The Government planned to have the Senate debate as many as six of its superannuation Bills this week. Though none of the Bills came up for debate on Monday or Tuesday.

Related: Six superannuation Bills up for debate in Senate this week

Update (Thursday 12:45pm): There may be a vote today on the Protecting Your Superannuation Package Bill, though the Government’s amendments have yet to appear. It seems unlikely there will be votes on any other superannuation legislation. Read more...

Refunding franking credits inquiry to hold public hearings

The Parliamentary Inquiry into the implications of removing refundable franking credits is set to hold public hearings next week.

The inquiry will be holding public hearings in Sydney on 20 November and in Melbourne on 22 November. “The program for this hearing has not yet been released,” says the programs posted by the Inquiry.

The inquiry by the House of Representatives Standing Committee on Economics was formed by the Coalition to inquire into Labor’s policy of stopping the refunding of franking credits for many taxpayers. Read more...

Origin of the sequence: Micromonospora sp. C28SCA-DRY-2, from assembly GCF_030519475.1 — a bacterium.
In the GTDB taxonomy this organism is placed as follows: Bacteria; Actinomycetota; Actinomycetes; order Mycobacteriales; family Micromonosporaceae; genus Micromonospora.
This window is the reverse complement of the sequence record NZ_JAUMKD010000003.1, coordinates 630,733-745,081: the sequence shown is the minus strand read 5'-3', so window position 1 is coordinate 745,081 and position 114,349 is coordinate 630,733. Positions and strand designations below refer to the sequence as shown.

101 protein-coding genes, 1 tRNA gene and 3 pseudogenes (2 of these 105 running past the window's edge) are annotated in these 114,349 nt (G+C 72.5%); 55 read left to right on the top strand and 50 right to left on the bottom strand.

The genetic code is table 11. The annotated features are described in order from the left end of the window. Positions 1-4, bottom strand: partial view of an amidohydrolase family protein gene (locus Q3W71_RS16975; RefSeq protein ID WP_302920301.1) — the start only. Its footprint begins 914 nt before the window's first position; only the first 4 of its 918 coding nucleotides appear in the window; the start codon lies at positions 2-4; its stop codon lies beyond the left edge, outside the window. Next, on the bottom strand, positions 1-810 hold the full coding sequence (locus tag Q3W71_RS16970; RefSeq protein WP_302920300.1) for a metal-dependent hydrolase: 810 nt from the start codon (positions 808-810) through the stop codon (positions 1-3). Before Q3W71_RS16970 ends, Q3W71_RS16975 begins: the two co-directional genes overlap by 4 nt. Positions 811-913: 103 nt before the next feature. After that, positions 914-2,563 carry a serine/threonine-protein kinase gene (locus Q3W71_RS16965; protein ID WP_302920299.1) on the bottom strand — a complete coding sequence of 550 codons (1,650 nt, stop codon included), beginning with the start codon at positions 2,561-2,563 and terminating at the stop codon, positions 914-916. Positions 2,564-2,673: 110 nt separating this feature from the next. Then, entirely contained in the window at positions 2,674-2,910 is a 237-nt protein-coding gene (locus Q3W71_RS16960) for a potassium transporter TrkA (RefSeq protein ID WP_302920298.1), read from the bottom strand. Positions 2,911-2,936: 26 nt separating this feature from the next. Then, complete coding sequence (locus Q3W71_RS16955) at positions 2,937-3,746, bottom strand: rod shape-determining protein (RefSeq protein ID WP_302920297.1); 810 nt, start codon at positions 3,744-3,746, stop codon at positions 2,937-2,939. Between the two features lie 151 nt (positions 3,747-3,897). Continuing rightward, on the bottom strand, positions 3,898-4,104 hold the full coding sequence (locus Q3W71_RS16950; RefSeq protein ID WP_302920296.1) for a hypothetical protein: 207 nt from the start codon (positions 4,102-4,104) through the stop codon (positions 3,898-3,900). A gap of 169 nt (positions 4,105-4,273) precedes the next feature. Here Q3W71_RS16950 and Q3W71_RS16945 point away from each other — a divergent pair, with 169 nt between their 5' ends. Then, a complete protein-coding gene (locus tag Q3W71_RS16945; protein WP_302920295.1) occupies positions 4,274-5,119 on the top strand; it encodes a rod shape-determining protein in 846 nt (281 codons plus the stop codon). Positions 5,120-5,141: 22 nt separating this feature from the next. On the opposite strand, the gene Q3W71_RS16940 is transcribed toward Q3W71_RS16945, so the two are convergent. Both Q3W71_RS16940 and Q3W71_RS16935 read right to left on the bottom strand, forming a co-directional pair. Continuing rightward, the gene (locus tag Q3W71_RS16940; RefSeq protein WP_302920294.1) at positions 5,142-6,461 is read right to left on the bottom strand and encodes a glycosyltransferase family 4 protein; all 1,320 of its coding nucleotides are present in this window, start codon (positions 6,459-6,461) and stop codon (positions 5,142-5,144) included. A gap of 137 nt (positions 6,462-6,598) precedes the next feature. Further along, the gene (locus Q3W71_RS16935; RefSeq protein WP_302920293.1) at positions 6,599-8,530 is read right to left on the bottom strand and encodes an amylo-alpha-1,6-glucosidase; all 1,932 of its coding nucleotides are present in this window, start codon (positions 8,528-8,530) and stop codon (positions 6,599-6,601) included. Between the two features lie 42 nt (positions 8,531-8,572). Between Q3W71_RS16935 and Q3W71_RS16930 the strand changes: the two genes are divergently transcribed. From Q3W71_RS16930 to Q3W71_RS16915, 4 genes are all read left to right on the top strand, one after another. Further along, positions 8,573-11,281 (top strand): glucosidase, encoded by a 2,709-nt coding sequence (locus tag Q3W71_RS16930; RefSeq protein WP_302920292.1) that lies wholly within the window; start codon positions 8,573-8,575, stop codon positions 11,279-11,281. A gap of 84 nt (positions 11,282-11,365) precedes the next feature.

Theme of 2019 SMSF Association National Conference is ‘strength’

The theme of the 2019 SMSF Association National Conference is ‘strength’.

SMSF Association CEO John Maroney said the theme was highly appropriate given the financial services Royal Commission and superannuation reforms.

“At this critical time for our superannuation sector, we need to ‘strengthen’ our commitment to clients, to reliable, appropriate advice, technical standards, continuing education and ethical behaviour,” he said.

“Next year will again test our sector as the findings of the Royal Commission and the Productivity Commission report play out in the public arena, as well as the impact of the higher professional standards being required by the Financial Adviser Standards and Ethics Authority (FASEA).” Read more...

Six superannuation Bills up for debate in Senate this week

The Government plans to debate six of its superannuation Bills in the Senate this week – almost all its super-related Bills before Parliament.

The Government’s superannuation agenda has not been a priority recently, with none of the five Bills having been debated since June – which is before the most recent change of PM and ministerial reshuffle.